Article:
‘A clash between two just causes.” As a young student in Jerusalem in 1968, I can still vividly remember hearing that description of the Israeli-Palestinian conflict for the first time.
Not the forces of light against the forces of darkness, as we were taught in Jewish religious school classes, but two legitimate national movements wrestling for dominance over the same small piece of land between the Jordan River and Mediterranean Sea.
A new study of Israeli and Palestinian textbooks, commissioned by the Jerusalem-based Council of Interreligious Institutions of the Holy Land, conducted by a team of internationally respected researchers and funded by the U.S. State Department, “Victims of Our Own Narratives,” finds that both sides generally present unilateral narratives that present the “other” as enemy. This situation, according to the study’s authors, is typical of societies in conflict.
At the same time, the study found that Israeli state textbooks — when compared to Palestinian and Israeli ultra-Orthodox texts — provide more information about Palestinians, less negative overall characterizations, and multiple examples of actions by Israelis against Palestinians that were criticized as wrong by Israeli citizens and leaders.
Dehumanizing and demonizing material, according to the study, is largely absent in both Israeli and Palestinian textbooks.
Despite getting better grades from the researchers, the Israeli Ministry of Education has repudiated the study. Serious questions about the methodology and results, from the ministry and other sources, certainly should be taken into account. Ironically, the PA, despite the poorer showing of its materials, apparently, has shown more responsiveness to the study’s findings.
This study must also be seen in a historical context — the ongoing 65-year struggle of Israel to gain acceptance by its neighbors. Truth be told, this has not been an entirely one-sided affair. Recognition of Palestinian national rights by Israel required an evolutionary process. Back in 1968, the PLO, fundamentally committed to Israel’s destruction, was only a few years old and at the beginning of what would be a decades-long history of terrorism.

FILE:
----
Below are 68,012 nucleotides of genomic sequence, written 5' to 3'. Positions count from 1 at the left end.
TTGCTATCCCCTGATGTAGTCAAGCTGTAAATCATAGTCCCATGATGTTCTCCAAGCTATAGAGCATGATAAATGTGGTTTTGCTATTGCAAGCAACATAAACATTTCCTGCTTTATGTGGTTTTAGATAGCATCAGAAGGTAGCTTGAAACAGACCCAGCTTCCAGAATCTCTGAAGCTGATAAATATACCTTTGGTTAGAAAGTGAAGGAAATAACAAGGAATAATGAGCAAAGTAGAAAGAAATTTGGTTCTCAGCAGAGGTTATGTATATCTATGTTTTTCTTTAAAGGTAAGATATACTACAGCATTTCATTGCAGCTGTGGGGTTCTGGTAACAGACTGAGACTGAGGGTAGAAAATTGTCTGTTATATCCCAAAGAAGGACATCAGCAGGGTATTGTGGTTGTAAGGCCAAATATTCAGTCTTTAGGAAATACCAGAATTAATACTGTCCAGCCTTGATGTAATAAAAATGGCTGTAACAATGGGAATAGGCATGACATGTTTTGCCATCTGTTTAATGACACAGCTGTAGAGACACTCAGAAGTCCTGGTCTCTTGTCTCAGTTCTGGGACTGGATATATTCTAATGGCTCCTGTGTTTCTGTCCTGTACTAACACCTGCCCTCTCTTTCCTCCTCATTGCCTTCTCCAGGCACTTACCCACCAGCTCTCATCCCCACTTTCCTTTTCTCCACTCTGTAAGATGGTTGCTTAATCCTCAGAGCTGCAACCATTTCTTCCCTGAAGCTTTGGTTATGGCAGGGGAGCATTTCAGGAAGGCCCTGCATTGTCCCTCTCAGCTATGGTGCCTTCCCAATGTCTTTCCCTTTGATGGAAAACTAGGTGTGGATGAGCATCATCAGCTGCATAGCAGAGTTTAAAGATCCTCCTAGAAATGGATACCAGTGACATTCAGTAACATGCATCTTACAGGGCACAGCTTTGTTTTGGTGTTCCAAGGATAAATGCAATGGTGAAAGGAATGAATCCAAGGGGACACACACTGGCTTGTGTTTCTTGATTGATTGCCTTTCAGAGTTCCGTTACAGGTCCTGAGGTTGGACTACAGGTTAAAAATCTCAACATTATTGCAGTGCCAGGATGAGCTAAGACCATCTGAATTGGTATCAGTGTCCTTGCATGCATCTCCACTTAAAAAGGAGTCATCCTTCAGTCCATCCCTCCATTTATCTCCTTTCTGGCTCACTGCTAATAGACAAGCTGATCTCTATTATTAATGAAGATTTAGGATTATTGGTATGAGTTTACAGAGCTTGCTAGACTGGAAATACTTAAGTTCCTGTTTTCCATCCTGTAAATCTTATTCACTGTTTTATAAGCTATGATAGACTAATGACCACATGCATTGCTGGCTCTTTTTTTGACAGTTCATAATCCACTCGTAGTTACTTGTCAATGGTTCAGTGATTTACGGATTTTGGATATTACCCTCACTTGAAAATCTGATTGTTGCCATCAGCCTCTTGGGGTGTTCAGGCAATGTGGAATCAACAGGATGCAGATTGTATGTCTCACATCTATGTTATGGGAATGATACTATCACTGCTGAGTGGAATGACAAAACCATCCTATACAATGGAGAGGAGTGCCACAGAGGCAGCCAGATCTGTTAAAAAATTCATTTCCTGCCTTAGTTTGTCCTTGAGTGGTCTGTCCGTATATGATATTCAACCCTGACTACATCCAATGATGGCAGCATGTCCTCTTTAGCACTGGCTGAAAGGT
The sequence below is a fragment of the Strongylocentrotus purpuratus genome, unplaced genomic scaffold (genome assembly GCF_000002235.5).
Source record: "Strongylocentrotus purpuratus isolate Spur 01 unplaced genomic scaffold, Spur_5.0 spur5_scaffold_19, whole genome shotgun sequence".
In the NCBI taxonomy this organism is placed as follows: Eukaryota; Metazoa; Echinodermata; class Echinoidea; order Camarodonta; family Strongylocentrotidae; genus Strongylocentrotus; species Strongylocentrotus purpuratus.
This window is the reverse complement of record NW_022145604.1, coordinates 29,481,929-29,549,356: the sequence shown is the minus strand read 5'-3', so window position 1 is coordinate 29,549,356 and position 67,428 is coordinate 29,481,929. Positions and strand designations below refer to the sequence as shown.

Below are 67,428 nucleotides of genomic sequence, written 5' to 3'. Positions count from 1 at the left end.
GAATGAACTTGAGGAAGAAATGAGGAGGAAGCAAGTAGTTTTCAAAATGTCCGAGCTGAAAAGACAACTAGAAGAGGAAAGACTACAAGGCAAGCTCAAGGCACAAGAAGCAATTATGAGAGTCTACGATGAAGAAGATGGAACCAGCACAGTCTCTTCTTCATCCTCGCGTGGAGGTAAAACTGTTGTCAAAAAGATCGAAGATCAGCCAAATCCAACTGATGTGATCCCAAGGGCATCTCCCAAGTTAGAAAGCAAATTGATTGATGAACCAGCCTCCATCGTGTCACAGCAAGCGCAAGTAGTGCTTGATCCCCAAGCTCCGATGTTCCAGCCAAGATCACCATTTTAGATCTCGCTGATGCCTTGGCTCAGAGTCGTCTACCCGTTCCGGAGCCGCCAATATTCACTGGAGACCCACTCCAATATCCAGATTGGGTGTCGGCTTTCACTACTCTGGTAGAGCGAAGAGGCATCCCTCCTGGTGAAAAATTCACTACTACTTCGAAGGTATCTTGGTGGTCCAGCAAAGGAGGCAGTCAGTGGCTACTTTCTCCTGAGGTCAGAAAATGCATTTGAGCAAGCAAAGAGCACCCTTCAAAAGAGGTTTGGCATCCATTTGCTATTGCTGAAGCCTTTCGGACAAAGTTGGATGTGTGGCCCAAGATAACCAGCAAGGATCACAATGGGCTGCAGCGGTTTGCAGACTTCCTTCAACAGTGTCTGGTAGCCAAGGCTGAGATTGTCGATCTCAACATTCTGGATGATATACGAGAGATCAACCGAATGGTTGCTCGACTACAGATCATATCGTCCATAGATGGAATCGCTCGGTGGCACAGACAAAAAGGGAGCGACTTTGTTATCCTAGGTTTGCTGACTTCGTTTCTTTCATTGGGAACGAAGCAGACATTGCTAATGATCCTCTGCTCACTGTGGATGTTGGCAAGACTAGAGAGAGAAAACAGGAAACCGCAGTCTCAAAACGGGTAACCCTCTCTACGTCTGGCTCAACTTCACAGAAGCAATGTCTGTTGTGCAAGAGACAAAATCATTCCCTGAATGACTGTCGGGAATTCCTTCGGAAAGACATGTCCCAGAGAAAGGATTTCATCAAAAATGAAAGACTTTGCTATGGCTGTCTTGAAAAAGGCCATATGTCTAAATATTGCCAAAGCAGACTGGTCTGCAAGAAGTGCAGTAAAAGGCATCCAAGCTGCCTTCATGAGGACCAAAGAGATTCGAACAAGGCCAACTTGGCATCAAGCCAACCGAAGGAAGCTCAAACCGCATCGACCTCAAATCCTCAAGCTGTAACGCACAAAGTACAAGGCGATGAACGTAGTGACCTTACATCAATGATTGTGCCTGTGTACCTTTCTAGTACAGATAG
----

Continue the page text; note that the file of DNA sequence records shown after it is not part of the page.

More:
Israel, at the time, was divided between those who wanted territorial compromise with Jordan and Egypt, in order not to be locked into permanent control over a hostile Arab population, and those who, whether for security or historical/religious reasons, believed that no compromise was possible especially with respect to the West Bank (Judea and Samaria).
A wide consensus existed across the political spectrum that an independent Palestinian state would pose a strategic threat to Israel and, therefore, should never be accepted. In fact, the late Prime Minister Golda Meir was quoted in 1969 as saying that there were no such things as Palestinians.
Fast forward to September 1993, and the signing of the Oslo Accords between Yitzchak Rabin and Yasir Arafat, which signaled, we had hoped, mutual recognition of both Jewish and Palestinian nationalisms and the need to find a way of coexisting next to each other in two separate states. Palestinian statehood was not explicitly called for in the agreement. But everyone knew this would have to be the outcome — with the permanent-status issues of borders, security, settlements, refugees and Jerusalem to be ironed out through negotiations between the parties.
Over the course of the last 20 years there have been many rounds of unsuccessful negotiations involving different sets of Israeli and Palestinian leaders. For most of this period — although there are exceptions — each side has accused the other of not being a serious interlocutor. But a parallel question we must ask ourselves is: what has each side done to prepare its public, especially the next generation, for peaceful coexistence with the other?
Textbooks are important. But the wider political and cultural context of what takes place outside the classroom is no less so. Most Israeli leaders since 1993, reflecting crystallization of a new consensus, have expressed recognition of the Palestinians’ legitimate right to national self-determination. Unfortunately, most Palestinian leaders, including the relatively moderate Mahmoud Abbas, refuse to acknowledge the right of Jewish national self-determination and tend to dismiss Jewish attachment to the land and holy places. In addition, incitement against Israel continues to be endemic to Palestinian media, summer camps and other arenas, such as the naming of schools and public spaces after suicide bombers.
The textbook study, however flawed, may point the way toward modest improvement in how both sides convey understanding of and respect for the “other.”
Perhaps, as both Israelis and Palestinians come to see the situation as a clash between two just causes, a door may open for historic compromise — and, ultimately, for peace.
Martin J. Raffel is senior vice president of the Jewish Council for Public Affairs.
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